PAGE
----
The Pacific Island Countries including the Fiji Islands are heavily dependent on imported petroleum fuels for their energy needs. This is a major cause of environmental vulnerability as well as economic vulnerability due to high and volatile crude oil prices. A combination of Demand Side Management (DSM) to reduce energy consumption and optimize usage, and Renewable Energy Technologies (RET) to substitute fossil fuels can reduce their vulnerability. DSM consists of Smart Grids, Energy Efficiency and Storage, while RETs substitute fossil fuels by harnessing solar, wind, small hydro, biomass, geothermal and ocean energies. Comparative costs of electricity from RETs show that most of them are cheaper than the typical price of electricity in Pacific island countries.
Nearly half of Fiji’s electricity is generated using petroleum fuels that can be substituted by biodiesel produced from locally grown coconuts. To evaluate the sustainability of coconut biodiesel, two different Environmental Accounting methods have been used: i) Emergy Analysis, and ii) Embodied Energy Analysis. Emergy Analysis is a holistic methodology that integrates all major inputs from the human economy and those coming ‘free’ from the environment, to evaluate complex systems. Emergy Performance Indicators for coconut biodiesel are: i) Emergy Yield Ratio is 1.32 indicating a low ability to exploit local resources efficiently; ii) Environmental Loading Ratio is 8.57 implying that biodiesel production causes significant environmental or ecosystem stress; and iii) Emergy Index of Sustainability is 0.15 indicating a low contribution to the economy per unit of environmental loading and a very high degree of environmental stress per unit of Emergy yield. Embodied Energy Analysis is a complimentary methodology that accounts for only the commercial energy (in kgs oil equivalent) required directly or indirectly to provide all the inputs (goods and services) for the entire biodiesel production process.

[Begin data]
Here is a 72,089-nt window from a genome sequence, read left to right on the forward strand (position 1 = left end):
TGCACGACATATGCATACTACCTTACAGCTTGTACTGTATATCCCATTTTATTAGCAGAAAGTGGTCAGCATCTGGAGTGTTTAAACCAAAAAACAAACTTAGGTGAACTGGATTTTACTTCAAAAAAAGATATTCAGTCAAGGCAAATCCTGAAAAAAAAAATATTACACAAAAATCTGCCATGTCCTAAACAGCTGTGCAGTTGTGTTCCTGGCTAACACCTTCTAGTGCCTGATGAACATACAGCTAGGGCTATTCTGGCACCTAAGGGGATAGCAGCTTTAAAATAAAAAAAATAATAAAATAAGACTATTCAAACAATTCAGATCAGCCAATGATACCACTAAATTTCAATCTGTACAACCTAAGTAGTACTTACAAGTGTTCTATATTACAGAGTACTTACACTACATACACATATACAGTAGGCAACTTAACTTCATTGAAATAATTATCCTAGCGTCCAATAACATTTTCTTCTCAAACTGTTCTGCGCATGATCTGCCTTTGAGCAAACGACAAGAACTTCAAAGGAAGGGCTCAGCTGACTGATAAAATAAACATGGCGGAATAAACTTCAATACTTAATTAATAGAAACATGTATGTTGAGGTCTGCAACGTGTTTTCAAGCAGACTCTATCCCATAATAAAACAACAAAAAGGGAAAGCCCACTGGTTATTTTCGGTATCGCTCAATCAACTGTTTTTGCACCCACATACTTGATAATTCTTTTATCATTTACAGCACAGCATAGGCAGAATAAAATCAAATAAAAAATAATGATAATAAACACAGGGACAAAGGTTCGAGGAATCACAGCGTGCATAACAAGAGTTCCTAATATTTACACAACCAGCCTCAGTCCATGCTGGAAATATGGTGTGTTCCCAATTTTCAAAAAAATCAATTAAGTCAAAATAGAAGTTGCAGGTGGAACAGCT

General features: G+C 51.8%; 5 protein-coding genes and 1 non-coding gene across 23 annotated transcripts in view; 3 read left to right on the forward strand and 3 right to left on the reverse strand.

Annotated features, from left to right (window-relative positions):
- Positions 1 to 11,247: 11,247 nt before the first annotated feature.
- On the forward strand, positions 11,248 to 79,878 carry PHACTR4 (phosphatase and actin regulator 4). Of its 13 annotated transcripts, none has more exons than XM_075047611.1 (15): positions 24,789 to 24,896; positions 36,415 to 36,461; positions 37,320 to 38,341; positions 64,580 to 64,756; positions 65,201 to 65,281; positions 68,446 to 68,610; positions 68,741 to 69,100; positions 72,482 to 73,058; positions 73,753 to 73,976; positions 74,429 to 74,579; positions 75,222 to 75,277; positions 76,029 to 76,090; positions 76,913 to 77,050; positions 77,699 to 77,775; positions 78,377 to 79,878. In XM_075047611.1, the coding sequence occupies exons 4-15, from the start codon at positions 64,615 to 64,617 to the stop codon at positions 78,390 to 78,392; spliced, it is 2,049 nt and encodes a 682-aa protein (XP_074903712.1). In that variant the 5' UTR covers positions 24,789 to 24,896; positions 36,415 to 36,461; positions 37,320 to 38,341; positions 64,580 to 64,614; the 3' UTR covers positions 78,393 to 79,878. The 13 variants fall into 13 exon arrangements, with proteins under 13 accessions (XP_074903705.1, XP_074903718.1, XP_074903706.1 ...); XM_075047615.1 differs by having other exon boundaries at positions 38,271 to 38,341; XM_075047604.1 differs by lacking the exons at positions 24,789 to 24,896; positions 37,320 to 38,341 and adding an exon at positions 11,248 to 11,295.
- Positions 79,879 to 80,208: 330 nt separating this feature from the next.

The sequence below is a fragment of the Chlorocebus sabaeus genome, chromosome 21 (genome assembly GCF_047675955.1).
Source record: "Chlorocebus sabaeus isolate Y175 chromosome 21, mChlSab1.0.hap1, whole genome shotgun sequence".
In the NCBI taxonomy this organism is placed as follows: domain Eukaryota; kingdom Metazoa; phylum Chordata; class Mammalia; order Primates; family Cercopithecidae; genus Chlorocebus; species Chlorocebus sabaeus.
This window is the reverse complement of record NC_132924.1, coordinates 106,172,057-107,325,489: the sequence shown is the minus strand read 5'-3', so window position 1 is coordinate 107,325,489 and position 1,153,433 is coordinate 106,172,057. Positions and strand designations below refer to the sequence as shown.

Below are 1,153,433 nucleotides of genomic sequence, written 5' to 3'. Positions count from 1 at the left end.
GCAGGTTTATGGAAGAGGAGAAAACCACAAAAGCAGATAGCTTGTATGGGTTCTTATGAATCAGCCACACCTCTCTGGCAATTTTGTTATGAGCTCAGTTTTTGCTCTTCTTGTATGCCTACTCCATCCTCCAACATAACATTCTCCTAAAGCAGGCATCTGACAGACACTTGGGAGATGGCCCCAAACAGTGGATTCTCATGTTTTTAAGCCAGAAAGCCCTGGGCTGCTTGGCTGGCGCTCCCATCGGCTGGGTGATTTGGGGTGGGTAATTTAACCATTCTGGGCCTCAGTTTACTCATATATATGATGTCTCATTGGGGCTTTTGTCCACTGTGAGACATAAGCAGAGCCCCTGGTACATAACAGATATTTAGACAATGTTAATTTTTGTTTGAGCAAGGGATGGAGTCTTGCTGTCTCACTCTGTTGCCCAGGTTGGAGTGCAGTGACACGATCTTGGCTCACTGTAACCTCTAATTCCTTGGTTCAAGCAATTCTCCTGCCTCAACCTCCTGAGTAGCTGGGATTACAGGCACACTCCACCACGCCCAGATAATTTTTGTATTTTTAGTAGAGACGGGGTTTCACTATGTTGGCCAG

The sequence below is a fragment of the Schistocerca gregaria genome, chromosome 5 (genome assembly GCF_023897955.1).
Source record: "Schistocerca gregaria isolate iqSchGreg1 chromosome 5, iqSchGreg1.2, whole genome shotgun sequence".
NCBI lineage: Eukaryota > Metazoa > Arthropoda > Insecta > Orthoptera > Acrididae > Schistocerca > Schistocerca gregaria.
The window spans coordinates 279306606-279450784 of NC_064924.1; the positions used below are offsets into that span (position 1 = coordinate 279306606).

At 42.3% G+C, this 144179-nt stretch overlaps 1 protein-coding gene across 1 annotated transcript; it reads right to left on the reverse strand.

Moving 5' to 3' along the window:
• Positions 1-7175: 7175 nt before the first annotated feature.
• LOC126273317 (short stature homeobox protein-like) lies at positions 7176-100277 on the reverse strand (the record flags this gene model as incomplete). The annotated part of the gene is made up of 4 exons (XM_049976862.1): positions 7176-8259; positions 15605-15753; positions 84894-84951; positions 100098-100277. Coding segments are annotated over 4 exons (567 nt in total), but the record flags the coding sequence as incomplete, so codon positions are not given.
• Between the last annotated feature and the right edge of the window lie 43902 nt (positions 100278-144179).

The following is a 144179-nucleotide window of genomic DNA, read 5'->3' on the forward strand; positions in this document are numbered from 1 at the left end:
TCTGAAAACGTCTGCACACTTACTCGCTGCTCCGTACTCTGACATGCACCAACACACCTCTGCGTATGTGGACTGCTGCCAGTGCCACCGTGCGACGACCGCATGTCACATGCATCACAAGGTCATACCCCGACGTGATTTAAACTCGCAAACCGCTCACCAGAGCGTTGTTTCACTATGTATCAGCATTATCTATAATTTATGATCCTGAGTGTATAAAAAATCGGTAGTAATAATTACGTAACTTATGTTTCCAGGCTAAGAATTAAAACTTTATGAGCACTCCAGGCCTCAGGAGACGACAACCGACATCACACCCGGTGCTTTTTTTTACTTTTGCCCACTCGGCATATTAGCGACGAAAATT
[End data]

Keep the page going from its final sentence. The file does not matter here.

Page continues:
Embodied Energy Performance Indicators are: i) Energy Return on Energy Invested is 2.47 which means that it is not worth the effort in energetic terms; and ii) Carbon dioxide Emissions during the production of coconut biodiesel is 1.38 kg CO2 per kg biodiesel showing that biodiesel is not climate neutral.
This thesis adds to the growing body of knowledge that uses Emergy Analysis to evaluate sustainability of biofuels and other renewable energy options in a holistic manner. This is the first time in reported literature that Emergy Analysis has been used to determine the sustainability of coconut biodiesel. The Emergy and Embodied Energy performance indicators clearly show that coconut biodiesel is not a sustainable alternate source of energy for the Fiji Islands.

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